• Results of the Expanded HIV Testing Initiative -- 25 Jurisdictions, United States, 2007-2010. Viall, Abigail H.; Dooley, Samuel W.; Branson, Bernard M.; Duffy, Nadezhda; Mermin, Jonathan; Cleveland, Janet C.; Cagle, Chris; Lyon, Wendy A. // MMWR: Morbidity & Mortality Weekly Report;6/24/2011, Vol. 60 Issue 24, p805 

    The article discusses the outcomes of the expanded testing initiative concerning the human immunodeficiency virus (HIV) in the U.S. from 2007 to 2010. It estimates that around 20 per cent of the total population of U.S. people who are infected with the virus in 2008 were not aware of their...

  • Impact of depression on HIV outcomes in the HAART era. Joshua D. Hartzell; Igor E. Janke; Amy C. Weintrob // Journal of Antimicrobial Chemotherapy (JAC);Aug2008, Vol. 62 Issue 2, p246 

    Highly active antiretroviral therapy (HAART) has significantly decreased the morbidity and mortality of persons infected with HIV. The extent of the benefits, however, is not uniform, and certain factors including ethnicity, gender, baseline HIV viral load and CD4 T lymphocyte count, adherence...

  • Highly active antiretroviral treatment in countries with very limited resources: do we have cheaper alternatives? Colebunders, R.; Florence, E.; Lynen, L.; Bouckenooghe, A // International Journal of STD & AIDS;Jan2003, Vol. 14 Issue 1, p1 

    The article reflects on the alternatives for the highly active antiretroviral treatment (HAART) which has resulted in the decrease of AIDS-related mortality and treatment of HIV infection. The alternatives include the structured treatment interruptions (STI), and the use of less expensive drugs...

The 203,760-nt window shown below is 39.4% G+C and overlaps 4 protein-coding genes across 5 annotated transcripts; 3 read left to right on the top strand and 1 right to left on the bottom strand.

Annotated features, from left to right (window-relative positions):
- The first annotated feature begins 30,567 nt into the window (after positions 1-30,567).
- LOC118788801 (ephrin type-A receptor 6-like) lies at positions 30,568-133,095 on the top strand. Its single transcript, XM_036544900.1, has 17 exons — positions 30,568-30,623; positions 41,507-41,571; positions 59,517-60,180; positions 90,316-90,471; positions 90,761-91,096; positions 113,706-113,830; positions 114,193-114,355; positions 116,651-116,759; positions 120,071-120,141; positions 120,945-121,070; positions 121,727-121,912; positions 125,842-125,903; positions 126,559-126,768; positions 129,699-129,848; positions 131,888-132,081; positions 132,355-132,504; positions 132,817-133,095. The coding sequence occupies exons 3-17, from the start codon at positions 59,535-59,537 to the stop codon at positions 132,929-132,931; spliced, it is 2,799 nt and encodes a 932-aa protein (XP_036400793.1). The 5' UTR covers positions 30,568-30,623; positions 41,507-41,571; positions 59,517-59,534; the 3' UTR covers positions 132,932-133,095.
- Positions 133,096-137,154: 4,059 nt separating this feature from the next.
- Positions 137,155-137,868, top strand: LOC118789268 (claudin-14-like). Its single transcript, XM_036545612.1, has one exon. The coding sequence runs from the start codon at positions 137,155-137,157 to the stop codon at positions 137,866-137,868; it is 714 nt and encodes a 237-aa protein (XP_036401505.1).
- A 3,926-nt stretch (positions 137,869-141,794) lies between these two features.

• Treatment of acquired immunodeficiency syndrome with chinese medicine in China: Opportunity, advancement and challenges. Liu, Zhi-bin; Wang, Xin; Liu, Hui-juan; Jin, Yan-tao; Guo, Hui-jun; Jiang, Zi-qiang; Li, Zhen; Xu, Li-ran // Chinese Journal of Integrative Medicine;Aug2013, Vol. 19 Issue 8, p563 

    Chinese medicine (CM) has been used in the treatment of human immunodeficiency virus (HIV) infection and acquired immunodeficiency syndrome (AIDS) for 30 years and the demonstrated therapeutic effects of CM, such as reducing plasma HIV viral load, increasing CD4T cell counts, promoting immunity...

  • Use of Highly Active Antiretroviral Therapy in a Cohort of HIV-Seropositive Women. Cook, Judith A.; Cohen, Mardge H.; Grey, Dennis; Kirstein, Lynn; Burke, Jane; Anastos, Kathryn; Palacio, Herminia; Richardson, Jean; Wilson, Tracey E.; Young, Mary // American Journal of Public Health;Jan2002, Vol. 92 Issue 1, p82 

    Objectives. This study examined longitudinal trends in use of highly active antiretroviral therapy (HAART) among a cohort of HIV-positive participants in the Women's Interagency HIV Study. Methods. Beginning in 1994, 1690 HIV-positive women reported detailed information about their use of...

  • A Social-Ecological View of Barriers and Facilitators for HIV Treatment Adherence: Interviews with Puerto Rican HIV Patients. Castro, Eida M.; Santiago, Lydia E.; Jiménez, Julio C.; Dávila-Vargas, Daira; Rosal, Milagros C. // PLoS ONE;09/30/2015, Vol. 10 Issue 10, p1 

    Purpose: To identify perceived barriers and facilitators for HAART adherence among people living with HIV/AIDS in Southern Puerto Rico using a Social Ecological framework. Patients and Methods: Individual in-depths interviews were conducted with 12 HIV patients with a history of HAART...


Read the Article


Sorry, but this item is not currently available from your library.

Try another library?
Sign out of this library

Other Topics